Take care,

See safety disclaimer for the website here. The fans used here are not rated for flammable materials. I am only using this booth to spray water based finishes and a ways from the filters. If you plan to spray flammable materials you should do so outside or with a setup that includes a spark proof fan. Information provided on this blog is without warranty, so please use common sense when trying anything like this at home. If anything feels dangerous, do not do it. Also make sure to wear proper eye, ear and lung protection when working with finishes.

12 thoughts on “Building a Budget Spray Booth”

  1. Great job Bill. Looks like you have created an easy to understand (and afford) temporary spray booth for those who wish to spray finish their projects. The time lapse video made most everything quite clear. One question is do you vent the fan to the outside?

    1. Hi John,
      Thank you for the note. 🙂
      In this case I only vent out into the basement a I am only spraying low or no VOC water based materials and wearing a half mask respirator with P100 filters and a charcoal cartridge. If I were spraying flammable liquids I would move the setup outside and use a spark-proof fan with adequate ducting to fresh air.

      Take care,

    1. Thank you. Not including the time it took to build the fan and filter enclosures the first time, everything can be setup or torn down in less than an hour. After you take it apart it breaks down into a small space.
      Take care,

  2. Looking to build this as a permanent fixture in our shop. Can you advise ref the fans; were these all linked electrically or did you run them individually. Ie 3 plugs each side. Thanks

    1. Each box fan I set the speed I want via the knob and then connected all three plugs via a 3 way receptacle at the end of a 12 gauge extension cord — so when I plug it in all three come on at the same time and speed. Please make sure to review the ‘IMPORTANT NOTE’ section at the bottom of the post as those cheap box fans are not rated for flammable materials etc.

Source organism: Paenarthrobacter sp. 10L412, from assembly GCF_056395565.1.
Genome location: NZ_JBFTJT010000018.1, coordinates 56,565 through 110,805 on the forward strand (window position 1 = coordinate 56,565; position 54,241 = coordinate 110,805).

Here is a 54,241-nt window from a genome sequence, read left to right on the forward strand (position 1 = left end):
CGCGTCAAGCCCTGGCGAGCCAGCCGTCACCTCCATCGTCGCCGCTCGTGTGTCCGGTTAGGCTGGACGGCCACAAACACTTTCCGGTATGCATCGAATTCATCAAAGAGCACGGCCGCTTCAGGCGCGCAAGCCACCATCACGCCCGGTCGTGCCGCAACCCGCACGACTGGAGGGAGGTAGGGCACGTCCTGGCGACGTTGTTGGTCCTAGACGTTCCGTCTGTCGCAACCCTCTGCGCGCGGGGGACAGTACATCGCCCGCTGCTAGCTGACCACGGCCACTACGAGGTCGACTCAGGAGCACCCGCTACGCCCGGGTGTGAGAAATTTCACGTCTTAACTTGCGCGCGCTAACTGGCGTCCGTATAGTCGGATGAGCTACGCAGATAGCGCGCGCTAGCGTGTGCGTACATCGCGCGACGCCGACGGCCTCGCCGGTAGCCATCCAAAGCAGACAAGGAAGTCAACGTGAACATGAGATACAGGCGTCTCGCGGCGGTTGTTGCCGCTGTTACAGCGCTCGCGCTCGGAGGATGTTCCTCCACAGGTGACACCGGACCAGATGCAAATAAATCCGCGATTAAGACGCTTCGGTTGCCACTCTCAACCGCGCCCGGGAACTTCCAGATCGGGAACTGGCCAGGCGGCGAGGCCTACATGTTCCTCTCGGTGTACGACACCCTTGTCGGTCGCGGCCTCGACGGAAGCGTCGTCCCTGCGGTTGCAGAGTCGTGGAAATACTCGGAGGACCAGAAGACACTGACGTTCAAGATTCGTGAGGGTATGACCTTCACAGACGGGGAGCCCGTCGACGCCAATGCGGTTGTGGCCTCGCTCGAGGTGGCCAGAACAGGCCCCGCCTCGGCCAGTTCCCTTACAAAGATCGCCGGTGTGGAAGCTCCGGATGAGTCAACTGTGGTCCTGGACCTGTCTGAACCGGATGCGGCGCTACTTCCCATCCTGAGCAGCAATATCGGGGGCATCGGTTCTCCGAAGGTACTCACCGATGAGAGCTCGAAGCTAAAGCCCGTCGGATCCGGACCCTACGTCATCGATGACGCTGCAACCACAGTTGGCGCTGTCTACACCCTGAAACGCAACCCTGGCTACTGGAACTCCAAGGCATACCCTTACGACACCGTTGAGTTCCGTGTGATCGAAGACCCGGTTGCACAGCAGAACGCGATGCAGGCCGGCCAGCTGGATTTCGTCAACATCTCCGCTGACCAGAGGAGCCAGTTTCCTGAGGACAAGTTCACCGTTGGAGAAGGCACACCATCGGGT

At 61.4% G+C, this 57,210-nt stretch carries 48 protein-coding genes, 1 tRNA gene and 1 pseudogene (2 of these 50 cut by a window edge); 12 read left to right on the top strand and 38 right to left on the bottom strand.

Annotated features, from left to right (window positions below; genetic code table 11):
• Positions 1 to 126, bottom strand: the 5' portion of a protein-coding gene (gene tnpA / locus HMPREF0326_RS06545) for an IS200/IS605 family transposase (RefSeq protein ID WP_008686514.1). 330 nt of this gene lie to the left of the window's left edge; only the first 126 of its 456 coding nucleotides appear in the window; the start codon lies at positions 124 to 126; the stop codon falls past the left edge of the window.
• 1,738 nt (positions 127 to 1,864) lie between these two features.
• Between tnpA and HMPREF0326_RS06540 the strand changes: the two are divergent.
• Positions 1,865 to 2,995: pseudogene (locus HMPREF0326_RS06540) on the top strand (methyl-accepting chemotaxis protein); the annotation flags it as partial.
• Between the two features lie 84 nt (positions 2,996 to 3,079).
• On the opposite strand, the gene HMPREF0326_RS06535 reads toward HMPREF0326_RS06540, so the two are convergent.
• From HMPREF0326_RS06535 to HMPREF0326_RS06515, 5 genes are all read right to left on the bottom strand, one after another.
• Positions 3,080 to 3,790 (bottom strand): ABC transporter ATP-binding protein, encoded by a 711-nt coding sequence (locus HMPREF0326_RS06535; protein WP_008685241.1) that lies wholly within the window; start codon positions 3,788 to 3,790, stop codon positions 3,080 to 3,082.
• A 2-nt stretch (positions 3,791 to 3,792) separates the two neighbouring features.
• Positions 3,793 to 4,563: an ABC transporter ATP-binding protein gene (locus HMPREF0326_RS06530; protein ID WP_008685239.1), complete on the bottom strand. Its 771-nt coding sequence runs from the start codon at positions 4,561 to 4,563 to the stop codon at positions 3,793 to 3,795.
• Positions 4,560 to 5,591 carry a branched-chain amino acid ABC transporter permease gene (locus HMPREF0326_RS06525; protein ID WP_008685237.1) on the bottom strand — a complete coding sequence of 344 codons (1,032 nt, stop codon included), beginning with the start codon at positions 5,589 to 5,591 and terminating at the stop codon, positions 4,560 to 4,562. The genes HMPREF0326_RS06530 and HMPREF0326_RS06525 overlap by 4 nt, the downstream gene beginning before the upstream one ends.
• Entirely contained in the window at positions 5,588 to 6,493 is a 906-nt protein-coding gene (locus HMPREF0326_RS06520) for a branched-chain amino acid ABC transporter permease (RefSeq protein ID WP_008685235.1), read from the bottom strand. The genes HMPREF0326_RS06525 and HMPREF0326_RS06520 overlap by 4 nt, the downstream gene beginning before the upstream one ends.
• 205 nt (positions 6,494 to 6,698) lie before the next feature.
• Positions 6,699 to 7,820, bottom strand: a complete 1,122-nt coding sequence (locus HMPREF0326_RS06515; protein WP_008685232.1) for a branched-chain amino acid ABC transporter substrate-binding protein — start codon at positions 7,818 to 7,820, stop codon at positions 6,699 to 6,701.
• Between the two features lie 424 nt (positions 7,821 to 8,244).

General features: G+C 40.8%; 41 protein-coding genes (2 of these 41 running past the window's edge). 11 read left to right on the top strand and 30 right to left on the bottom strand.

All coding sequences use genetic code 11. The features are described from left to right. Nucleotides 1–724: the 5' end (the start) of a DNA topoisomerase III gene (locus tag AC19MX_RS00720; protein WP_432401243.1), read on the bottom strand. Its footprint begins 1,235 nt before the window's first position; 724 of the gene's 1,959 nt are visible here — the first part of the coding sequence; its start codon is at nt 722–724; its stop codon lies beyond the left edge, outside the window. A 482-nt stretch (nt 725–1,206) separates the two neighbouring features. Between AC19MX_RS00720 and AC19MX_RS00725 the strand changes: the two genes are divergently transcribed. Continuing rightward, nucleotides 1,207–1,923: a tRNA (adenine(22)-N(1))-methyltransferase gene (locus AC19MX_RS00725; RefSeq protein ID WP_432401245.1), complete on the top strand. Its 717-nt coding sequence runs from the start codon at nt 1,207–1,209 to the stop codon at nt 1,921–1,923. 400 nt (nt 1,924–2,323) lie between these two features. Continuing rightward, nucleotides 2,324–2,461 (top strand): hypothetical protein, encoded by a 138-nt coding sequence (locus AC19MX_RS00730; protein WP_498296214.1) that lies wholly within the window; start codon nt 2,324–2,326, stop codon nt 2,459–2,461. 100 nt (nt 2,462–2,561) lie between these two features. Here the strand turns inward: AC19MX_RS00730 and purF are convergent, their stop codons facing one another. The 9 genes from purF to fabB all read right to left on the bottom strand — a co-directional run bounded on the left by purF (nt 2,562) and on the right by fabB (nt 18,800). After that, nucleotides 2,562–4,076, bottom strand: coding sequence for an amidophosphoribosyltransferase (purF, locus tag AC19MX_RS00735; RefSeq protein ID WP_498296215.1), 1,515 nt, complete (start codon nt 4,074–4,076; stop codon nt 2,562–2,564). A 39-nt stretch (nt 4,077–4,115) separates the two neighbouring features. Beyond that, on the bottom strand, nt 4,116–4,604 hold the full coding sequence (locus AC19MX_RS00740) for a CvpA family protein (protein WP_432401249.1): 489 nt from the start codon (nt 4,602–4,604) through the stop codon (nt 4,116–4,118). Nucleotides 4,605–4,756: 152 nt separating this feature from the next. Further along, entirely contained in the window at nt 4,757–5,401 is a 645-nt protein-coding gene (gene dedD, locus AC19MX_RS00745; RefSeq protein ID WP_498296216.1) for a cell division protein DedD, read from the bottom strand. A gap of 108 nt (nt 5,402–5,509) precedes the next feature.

If you plan to spray with flammable materials you’ll want to invest in a proper exhaust rated Tubeaxial Fan (many of which are belt driven)
      Also make sure to properly maintain, clean or replace the filters regularly.

  3. I notice you have two fan frames at either end. Do both of these have fans in? Or 6 in total?

    I’m trying to figure out if the fan section by the door is effectively sucking out of the room into the filters? Is that correct? Thanks

    1. Next to the door is a hanging wooden frame that holds 3 filters, no fans. There are only 3 fans and they are the freestanding bank of fans on the solid wall (no door side) of the booth. When powered on you can see the suction and the plastic walls suck in a bit. It worked great.

      1. Ok great. Thanks. So the fans are effectively sucking the air out of to the filters on the non door side. What’s the purpose of the filters without the fans? Thanks for your help

      2. The fans on the non door side suck out air through the filters in an attempt to keep the fans clean, and stop overspray from getting on everything that is outside of the booth. (Note the disclaimer at the bottom of the post and only spray water based finishes as cheap box fans are not explosion/fire proof. If you need to spray flammable materials you should invest in proper belt driven fans for such an application) The filters on the door side allow for make up air and makes sure it passes through the filter so I am not pulling in dust/dirt that could get on whatever I am trying to spray.